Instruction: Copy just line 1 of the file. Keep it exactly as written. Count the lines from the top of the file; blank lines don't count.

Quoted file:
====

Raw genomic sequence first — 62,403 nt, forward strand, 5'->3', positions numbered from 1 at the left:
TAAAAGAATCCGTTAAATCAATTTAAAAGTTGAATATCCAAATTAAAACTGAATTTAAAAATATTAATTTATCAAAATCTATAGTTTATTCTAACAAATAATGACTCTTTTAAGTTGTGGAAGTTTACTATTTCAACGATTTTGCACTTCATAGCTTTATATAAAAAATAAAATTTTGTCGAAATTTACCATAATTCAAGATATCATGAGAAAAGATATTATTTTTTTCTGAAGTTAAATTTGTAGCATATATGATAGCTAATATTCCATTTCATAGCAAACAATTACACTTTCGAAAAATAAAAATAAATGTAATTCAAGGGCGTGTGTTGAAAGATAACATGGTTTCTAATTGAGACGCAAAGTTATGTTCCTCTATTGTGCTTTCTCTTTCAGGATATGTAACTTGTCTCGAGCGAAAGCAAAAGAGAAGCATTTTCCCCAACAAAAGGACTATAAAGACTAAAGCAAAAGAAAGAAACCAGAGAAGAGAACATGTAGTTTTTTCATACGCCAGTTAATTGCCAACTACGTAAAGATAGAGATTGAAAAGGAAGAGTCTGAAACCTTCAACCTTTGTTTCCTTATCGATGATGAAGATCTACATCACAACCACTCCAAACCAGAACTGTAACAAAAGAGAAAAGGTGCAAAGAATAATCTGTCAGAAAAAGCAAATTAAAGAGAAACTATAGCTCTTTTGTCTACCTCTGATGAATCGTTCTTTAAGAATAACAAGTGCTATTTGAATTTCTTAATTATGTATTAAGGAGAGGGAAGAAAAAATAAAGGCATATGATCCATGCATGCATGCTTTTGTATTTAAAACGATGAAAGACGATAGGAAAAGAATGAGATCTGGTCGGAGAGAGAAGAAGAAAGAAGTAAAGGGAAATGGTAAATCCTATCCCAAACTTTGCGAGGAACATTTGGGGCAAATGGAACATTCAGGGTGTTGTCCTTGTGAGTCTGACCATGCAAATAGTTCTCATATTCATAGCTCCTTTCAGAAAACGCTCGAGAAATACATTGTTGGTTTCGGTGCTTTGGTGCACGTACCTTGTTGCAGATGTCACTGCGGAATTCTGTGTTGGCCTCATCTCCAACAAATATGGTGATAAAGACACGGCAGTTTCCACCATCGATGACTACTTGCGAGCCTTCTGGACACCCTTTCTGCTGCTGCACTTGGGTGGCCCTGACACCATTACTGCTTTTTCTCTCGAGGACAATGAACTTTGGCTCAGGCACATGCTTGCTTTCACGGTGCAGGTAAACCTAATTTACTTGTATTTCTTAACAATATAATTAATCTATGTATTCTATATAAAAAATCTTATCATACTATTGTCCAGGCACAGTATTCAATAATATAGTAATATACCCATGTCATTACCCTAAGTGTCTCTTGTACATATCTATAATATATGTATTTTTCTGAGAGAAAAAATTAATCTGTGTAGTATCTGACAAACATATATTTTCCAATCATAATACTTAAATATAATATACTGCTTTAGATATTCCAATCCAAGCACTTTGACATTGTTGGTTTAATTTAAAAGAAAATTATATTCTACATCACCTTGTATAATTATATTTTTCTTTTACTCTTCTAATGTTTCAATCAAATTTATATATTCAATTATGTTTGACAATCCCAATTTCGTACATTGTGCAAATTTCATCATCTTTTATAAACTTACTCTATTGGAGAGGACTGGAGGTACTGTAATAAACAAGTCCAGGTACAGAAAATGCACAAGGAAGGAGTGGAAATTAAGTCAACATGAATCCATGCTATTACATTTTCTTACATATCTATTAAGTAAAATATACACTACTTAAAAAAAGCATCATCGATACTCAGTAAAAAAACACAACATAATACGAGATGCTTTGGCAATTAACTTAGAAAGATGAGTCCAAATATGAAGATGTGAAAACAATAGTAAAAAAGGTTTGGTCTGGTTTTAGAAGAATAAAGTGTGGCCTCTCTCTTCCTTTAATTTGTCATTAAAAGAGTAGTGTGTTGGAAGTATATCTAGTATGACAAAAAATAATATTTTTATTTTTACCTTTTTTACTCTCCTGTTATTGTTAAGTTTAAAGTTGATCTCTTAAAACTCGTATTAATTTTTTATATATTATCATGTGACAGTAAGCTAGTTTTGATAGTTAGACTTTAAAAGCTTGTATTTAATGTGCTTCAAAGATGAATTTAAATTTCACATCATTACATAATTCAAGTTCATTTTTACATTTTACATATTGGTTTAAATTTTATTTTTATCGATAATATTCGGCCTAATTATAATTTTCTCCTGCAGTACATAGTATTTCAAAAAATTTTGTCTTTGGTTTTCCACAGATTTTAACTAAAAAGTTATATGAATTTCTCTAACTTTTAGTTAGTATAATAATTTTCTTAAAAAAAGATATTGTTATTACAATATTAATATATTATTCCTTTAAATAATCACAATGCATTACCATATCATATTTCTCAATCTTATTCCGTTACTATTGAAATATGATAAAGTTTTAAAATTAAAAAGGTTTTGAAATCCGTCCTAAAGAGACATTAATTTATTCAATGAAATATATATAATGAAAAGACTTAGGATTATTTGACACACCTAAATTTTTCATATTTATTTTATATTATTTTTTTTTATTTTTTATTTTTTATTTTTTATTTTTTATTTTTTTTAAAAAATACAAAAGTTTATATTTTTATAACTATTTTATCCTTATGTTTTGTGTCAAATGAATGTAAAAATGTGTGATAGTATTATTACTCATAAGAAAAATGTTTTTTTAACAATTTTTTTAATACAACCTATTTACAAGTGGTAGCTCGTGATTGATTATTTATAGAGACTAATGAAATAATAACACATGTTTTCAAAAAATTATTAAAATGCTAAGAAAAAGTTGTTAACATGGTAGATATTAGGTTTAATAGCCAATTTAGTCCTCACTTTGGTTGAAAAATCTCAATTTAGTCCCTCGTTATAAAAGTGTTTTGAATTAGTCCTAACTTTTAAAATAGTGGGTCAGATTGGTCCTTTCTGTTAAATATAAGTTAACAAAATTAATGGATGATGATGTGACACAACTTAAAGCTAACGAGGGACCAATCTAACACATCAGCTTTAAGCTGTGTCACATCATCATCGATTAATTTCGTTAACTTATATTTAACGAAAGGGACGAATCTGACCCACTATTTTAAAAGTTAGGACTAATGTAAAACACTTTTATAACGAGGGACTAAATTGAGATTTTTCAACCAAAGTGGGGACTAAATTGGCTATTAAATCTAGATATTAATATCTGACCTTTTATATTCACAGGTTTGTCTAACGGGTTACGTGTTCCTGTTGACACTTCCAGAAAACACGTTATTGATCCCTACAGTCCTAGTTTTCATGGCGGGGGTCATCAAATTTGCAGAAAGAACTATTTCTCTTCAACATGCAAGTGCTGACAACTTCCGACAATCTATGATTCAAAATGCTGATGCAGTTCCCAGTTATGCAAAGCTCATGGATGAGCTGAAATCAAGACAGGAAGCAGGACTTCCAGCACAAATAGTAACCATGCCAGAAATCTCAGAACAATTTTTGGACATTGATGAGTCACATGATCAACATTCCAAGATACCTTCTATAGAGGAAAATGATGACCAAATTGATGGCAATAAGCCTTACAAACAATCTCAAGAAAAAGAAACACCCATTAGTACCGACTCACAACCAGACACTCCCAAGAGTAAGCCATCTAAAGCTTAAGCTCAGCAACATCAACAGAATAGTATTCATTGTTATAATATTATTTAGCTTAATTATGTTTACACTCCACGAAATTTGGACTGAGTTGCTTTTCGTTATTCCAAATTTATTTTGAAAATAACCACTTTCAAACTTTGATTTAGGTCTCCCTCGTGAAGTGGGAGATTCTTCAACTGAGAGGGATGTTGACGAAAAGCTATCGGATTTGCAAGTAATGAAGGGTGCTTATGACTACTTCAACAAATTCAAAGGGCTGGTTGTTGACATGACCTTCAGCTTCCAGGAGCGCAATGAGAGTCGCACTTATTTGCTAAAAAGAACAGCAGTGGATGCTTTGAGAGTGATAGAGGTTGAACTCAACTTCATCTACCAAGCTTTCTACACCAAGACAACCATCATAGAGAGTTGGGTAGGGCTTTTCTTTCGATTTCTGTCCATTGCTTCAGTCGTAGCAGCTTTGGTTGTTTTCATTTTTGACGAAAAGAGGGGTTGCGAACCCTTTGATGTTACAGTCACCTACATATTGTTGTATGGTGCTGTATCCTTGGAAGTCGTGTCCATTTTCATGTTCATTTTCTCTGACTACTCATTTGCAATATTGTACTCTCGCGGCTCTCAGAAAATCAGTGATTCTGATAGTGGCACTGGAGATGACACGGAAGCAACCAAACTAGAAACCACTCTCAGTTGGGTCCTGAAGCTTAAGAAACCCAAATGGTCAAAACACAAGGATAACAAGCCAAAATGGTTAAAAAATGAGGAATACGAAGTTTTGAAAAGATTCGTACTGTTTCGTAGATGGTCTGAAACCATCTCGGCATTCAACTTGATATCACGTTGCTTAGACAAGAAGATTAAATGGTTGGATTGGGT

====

Raw genomic sequence first — 62,403 nt, forward strand, 5'->3', positions numbered from 1 at the left: